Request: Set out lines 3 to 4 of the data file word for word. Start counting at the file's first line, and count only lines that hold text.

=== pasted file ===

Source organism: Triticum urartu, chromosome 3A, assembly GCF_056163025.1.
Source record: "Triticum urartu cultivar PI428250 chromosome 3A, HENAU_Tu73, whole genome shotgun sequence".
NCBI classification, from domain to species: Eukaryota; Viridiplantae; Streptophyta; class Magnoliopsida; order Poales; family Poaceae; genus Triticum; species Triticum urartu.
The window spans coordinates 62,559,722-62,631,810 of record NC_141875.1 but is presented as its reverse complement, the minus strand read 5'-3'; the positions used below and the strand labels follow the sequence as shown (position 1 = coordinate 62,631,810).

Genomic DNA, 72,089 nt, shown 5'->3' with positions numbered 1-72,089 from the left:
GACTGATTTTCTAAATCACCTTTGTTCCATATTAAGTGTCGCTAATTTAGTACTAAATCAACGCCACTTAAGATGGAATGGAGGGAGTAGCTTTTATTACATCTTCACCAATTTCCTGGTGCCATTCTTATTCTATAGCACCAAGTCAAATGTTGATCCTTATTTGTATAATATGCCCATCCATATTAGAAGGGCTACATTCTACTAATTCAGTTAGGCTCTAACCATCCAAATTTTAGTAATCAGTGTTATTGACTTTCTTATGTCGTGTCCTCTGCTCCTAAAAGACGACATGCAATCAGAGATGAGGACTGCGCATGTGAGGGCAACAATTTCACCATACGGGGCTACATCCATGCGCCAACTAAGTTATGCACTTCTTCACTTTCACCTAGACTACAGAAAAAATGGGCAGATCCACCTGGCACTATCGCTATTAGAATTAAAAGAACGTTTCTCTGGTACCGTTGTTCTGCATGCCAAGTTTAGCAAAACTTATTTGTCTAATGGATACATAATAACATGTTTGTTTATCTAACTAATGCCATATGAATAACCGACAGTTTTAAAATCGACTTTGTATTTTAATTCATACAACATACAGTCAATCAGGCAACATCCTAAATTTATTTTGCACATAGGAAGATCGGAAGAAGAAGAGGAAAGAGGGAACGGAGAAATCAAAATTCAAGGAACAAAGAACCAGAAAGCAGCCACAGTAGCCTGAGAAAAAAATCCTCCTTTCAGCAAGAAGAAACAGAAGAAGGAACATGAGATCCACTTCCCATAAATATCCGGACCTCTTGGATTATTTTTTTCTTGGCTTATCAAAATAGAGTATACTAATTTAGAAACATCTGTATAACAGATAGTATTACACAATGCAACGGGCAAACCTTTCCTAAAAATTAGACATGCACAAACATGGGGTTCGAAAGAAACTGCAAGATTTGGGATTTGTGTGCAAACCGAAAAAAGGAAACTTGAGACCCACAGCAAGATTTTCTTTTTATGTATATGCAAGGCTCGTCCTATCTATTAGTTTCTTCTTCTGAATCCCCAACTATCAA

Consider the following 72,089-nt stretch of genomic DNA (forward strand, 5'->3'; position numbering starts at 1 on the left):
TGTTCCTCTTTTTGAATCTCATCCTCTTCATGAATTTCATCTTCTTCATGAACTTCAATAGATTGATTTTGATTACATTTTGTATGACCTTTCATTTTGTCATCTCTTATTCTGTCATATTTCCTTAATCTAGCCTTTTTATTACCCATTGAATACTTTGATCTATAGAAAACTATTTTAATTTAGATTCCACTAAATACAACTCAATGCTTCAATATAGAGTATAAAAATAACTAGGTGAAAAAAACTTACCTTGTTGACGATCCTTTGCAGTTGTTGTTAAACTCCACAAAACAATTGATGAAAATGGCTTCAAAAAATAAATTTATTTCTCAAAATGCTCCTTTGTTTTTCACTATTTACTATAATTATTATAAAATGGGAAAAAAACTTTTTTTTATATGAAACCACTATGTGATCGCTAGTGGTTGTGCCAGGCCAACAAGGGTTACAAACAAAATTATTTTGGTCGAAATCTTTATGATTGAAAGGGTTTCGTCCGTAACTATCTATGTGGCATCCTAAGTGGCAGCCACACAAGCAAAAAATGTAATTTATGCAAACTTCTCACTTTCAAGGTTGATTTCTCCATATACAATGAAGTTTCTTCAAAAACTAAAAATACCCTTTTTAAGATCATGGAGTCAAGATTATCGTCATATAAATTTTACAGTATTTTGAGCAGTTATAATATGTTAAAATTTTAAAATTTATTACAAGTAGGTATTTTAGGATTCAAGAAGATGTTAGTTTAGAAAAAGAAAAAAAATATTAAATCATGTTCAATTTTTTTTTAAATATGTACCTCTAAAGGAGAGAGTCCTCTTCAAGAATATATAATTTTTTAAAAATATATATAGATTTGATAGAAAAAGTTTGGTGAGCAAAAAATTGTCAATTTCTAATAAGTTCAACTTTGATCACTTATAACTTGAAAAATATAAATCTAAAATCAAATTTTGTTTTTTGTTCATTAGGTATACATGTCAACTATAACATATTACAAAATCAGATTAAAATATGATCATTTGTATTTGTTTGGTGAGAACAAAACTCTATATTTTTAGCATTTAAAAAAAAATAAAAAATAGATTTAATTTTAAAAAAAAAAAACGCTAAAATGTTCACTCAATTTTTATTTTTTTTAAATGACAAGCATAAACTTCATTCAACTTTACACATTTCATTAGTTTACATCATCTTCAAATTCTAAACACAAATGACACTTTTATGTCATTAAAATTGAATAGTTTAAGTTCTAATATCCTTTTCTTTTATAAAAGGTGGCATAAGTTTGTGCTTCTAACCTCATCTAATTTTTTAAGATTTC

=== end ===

NCBI classification, from domain to species: Eukaryota; Viridiplantae; Streptophyta; class Magnoliopsida; order Poales; family Poaceae; genus Triticum; species Triticum urartu.
The window spans coordinates 62,559,722-62,631,810 of record NC_141875.1 but is presented as its reverse complement, the minus strand read 5'-3'; the positions used below and the strand labels follow the sequence as shown (position 1 = coordinate 62,631,810).